Earlier that week, the commander of the police homicide squad in Los Cabos had been assassinated. The military and police began a region-wide dragnet, spotted the suspects driving in luxury vehicles, and eventually cornered them in a private residence in Cabo San Lucas, in the colonia Las Brisas del Pacifico. Only one suspect was killed. The others were said to have escaped by way of the rooftops. The shoot-out that occurred the next day at Soriana, again in San Lucas, was unrelated to the first, or so said the authorities. Miraculously, nobody was injured, even though dozens of shoppers had been inside the supermarket at the time. Three suspects were detained. A few people were sent to the hospital to be treated for “crisis nerviosas.”

With no quick and easy English translation for all this drama, a large population of concerned American and Canadian expatriates were left to speculate on their own about who these sicarios might have been. “They must have been local drug dealers catering to the tourist market,” one gringo said. “I can’t believe they were connected to the drug gangs on the mainland.” With only one highway — a thousand miles long — to the border at Tijuana and a military checkpoint every 150 miles, it would seem foolish to use Los Cabos as a staging point for drug smuggling.

It’s difficult to say yet what effect these balaceras will have on the coming tourist season. “Well, the gringos come looking for drugs and prostitutes,” one Mexican said, “and that’s what San Lucas offers them.” Perhaps that is true of Cabo San Lucas. But the municipality of Los Cabos (really, more like a county in the United States) is made up of several towns, including San Lucas, San José del Cabo, and a long tourist corridor in between that consists of fine beachfront hotels. Except for San Lucas, which caters to the party crowd, those other communities have prospered by maintaining a reputation as safe and secure family destinations.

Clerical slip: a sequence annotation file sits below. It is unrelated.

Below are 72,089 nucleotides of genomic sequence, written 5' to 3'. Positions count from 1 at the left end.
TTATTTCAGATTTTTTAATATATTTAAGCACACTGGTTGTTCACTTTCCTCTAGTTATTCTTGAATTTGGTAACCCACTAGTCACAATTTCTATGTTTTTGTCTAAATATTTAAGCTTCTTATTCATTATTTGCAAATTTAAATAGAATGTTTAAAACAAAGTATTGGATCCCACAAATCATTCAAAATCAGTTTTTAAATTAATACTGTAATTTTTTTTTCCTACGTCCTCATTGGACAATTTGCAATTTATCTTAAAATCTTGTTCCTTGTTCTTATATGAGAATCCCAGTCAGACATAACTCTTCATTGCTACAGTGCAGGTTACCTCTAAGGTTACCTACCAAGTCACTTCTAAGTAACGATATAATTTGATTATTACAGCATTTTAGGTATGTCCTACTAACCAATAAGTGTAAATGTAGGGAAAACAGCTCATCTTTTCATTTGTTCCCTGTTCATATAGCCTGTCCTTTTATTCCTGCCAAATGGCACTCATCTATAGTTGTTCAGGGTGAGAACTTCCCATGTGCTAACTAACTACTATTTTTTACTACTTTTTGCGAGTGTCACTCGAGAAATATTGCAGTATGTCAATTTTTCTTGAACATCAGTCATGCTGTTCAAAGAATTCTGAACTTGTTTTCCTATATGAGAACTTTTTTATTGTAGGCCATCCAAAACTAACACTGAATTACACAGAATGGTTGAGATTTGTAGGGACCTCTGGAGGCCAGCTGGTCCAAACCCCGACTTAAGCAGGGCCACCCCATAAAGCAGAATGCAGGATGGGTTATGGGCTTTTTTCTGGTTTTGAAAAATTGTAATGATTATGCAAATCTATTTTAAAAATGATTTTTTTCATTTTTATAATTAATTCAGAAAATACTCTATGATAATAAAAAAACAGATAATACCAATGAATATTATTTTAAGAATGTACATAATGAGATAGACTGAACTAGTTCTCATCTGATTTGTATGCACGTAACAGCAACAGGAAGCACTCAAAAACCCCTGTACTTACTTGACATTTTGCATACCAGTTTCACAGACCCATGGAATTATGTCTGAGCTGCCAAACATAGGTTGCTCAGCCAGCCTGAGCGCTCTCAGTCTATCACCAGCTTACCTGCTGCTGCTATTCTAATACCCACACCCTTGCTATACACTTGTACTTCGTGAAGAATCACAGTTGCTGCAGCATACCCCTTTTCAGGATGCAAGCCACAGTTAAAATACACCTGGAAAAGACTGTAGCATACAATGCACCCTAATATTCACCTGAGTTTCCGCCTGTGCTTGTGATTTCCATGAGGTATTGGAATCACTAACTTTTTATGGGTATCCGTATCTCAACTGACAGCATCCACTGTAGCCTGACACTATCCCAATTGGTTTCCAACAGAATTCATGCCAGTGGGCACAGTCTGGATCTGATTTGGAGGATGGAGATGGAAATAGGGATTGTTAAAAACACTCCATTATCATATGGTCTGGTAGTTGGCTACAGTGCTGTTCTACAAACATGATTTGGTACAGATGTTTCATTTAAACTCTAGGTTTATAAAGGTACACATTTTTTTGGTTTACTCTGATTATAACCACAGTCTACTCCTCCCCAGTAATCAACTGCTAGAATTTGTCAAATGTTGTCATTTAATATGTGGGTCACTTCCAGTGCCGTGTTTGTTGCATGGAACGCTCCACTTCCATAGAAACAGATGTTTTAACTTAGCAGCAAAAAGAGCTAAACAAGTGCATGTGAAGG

There are perhaps two positive conclusions one may draw from this unfortunate incident: One, the Mexican people are fed up with the narcos and the government officials who protect them. Many honest and hardworking people in Los Cabos depend on tourism. Here they have achieved an economic status that is hard to acquire elsewhere in Mexico, and they are not going to surrender their livelihoods without a fight. And, two, if the narcos think they can operate in Los Cabos with impunity, they might be mistaken. Because, at least in this case, the military made it clear they were prepared to hunt down the narcos and kill them.

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Three weeks ago, when my cousin from Philly was visiting, I told her the only placed I'd go to in Mexico was Cabo.

Looks like that won't be happening now ...

Nice knowing you Mexico

We have fond memories of trips long ago at Thanksgiving to Los Cabos and La Paz. (How peaceful is "the peace" now?) But I haven't crossed the border into Mexico in years, and don't intend to. It will take a bunch of convincing to make me want to head south again.

This is an excellent article that makes no attempt to sweep the systemic problems of Mexico under the rug. But regardless of the cause, I'm not interested in combat tourism. The country seems headed down the road of a failed state, i.e. one that cannot control its own territory. We've seen another failed state in action for the past two decades and the prospect isn't a happy one. I'm referring to Somalia, where bandits rule small fiefdoms, famine is endemic, desperate people have turned to piracy as a way to make a living and nothing very good ever happens. Is this the final result of Mexico's ingrained corruption and oligarchical rule?

Oh, I forgot, it is the fault of the US, and "our" appetite for all kinds of illicit drugs from grass to cocaine. Mea culpa.